Kavadi bearers or the devotees who have been pierced are believed to attain spiritual strength to enable him to do incredible feats. He dances with the Kavadi on their shoulders and metal skewers pierced through his cheeks. Accompanying family members and devotees would chant "Vel, Vel Muruga" (Glory unto Muruga). "Vel" is a word that represents a lance or spear wielded by Lord Murugan which he uses to fend off evil and symbolizes wisdom.

Another spectacle that you will witness during the Thaipusam celebration is the breaking of coconuts during the chariot procession and at the temple grounds. This signifies humility and the suppression of one's ego upon attaining wisdom. Even, non-Hindu devotees are sometimes seen breaking coconuts to fulfil their vows.

Thaipusam Celebration in Malaysia

Hindu devotees in Malaysia will be celebrating Thaipusam on 8 February 2009. Visitors get to witness one of the largest religious gatherings during Thaipusam where Hindu devotees from all over the world will come and celebrate the festival in Malaysia. Apart from Batu Caves in Kuala Lumpur, Thaipusam is also celebrated in Penang and in Ipoh, Perak.

Batu Caves, Kuala Lumpur

In Kuala Lumpur, the festival is celebrated on a mammoth scale at the Batu Caves temple on the outskirts of the city. On the eve of Thaipusam, a five-ton silver chariot bearing Lord Murugan's image and followed by a procession of several thousand people leaves the Sri Mahamariaman temple in downtown Kuala Lumpur, on a 15 kilometers track to Batu Caves. Spectacular edifices or kavadis are often carried or pulled by the devotees with chains and ropes anchored in the skin of their backs or chests.

 

Getting there

Batu Caves is located about 13km north of Kuala Lumpur city centre. Take special bus from KL Sentral Station to get to Batu Caves during this festive season. Taxis are also available anywhere around the city.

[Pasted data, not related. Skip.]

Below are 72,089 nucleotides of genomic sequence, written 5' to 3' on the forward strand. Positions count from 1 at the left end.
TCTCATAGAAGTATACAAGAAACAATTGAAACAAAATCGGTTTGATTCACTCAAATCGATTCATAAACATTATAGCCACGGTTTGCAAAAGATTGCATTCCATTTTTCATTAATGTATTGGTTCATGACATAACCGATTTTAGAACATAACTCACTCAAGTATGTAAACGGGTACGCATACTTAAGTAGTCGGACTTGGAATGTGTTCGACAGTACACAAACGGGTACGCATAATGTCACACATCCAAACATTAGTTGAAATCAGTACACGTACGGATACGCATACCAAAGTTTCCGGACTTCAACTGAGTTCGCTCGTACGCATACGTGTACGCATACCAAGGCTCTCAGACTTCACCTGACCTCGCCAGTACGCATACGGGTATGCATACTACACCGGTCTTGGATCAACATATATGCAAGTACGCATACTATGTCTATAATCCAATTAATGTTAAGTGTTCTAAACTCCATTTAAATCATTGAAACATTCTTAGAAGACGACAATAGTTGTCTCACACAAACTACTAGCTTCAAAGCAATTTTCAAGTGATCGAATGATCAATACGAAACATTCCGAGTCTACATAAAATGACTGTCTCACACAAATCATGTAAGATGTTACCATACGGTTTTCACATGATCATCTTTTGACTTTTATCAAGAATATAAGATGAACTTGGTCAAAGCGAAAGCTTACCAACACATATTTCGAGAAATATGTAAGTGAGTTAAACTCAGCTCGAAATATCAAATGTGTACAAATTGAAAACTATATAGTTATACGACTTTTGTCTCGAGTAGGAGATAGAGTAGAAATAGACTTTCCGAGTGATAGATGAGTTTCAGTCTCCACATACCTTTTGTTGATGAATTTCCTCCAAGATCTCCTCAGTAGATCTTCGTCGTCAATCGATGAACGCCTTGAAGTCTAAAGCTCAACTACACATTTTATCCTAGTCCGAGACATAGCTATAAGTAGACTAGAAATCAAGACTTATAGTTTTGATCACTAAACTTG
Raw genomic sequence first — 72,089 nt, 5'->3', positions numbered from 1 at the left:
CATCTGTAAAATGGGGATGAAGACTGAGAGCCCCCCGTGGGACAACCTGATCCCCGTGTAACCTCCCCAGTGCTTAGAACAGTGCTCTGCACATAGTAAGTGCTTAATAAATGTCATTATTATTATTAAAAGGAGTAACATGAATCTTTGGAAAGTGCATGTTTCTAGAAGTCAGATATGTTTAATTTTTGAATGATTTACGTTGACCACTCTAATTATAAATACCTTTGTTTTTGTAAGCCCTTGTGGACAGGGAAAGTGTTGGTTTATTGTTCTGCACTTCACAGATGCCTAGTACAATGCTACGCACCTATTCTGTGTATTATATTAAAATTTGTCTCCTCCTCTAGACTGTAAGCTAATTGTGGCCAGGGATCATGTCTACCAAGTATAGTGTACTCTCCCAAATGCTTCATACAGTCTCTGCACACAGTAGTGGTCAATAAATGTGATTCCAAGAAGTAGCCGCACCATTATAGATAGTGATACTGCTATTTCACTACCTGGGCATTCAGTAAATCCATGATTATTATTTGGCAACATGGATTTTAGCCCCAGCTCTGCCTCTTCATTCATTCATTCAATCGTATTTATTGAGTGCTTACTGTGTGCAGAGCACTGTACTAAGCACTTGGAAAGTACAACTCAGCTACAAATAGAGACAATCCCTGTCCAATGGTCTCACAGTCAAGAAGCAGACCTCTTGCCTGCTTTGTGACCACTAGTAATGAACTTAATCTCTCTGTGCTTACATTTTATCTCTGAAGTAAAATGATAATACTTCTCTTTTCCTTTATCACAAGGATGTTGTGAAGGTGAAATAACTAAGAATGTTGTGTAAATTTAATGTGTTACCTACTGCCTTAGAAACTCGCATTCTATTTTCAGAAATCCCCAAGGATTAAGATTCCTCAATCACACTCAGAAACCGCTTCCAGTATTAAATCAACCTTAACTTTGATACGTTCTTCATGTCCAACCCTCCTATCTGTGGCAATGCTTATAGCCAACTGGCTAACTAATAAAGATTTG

The easiest way to get to Batu Caves is to take the KTM commuter train from KL Sentral Station to Sentul Station. From the station, you can take another train that goes directly to Batu Caves. However, this direct train service is only available during Thaipusam. Taxis are also available at the Sentul Station.

For more information, please contact:-
Sri Subramaniaswamy Temple
68000 Batu Caves, Selangor
Tel: 03 61896284
Fax: 03 61872404
Email: batu_caves@yahoo.com

 

Penang

Over the years, Penang Island has also become a popular destination for Thaipusam revellers. On Thaipusam day, various types of colourful kavadis would be carried by Hindus, up 248 flights of steps to reach the Arulmigu Balathandayuthabani Temple or the Penang Waterfall Hilltop Temple which is located on a hill at Jalan Kebun Bunga in fulfilment of their vows and to ask for blessings. The main road that leads to the hilltop will be decorated with cultural paintings called Kolam.

Along the road there will be decorated stands and booths offering free drinks to quench devotees thirst and also serve free meals. Stalls selling souvenirs, decorative and cultural religious items are aplenty.

For more information, please contact:-
Penang Tourism Action Council
56th Floor, KOMTAR, 10000 Penang
Tel: 604-262 0202   Fax: 604-263 1020
Email: enquiry@tourismpenang.gov.my

Issued by: Communications & Publicity Division, Tourism Malaysia
Date: 07 Feb 2009
Tel: +603 2615 8188; Fax: +603 2692 4563
For more information, e-mail: sitirahmah@tourism.gov.my
Website
: http://www.tourismmalaysia.gov.my/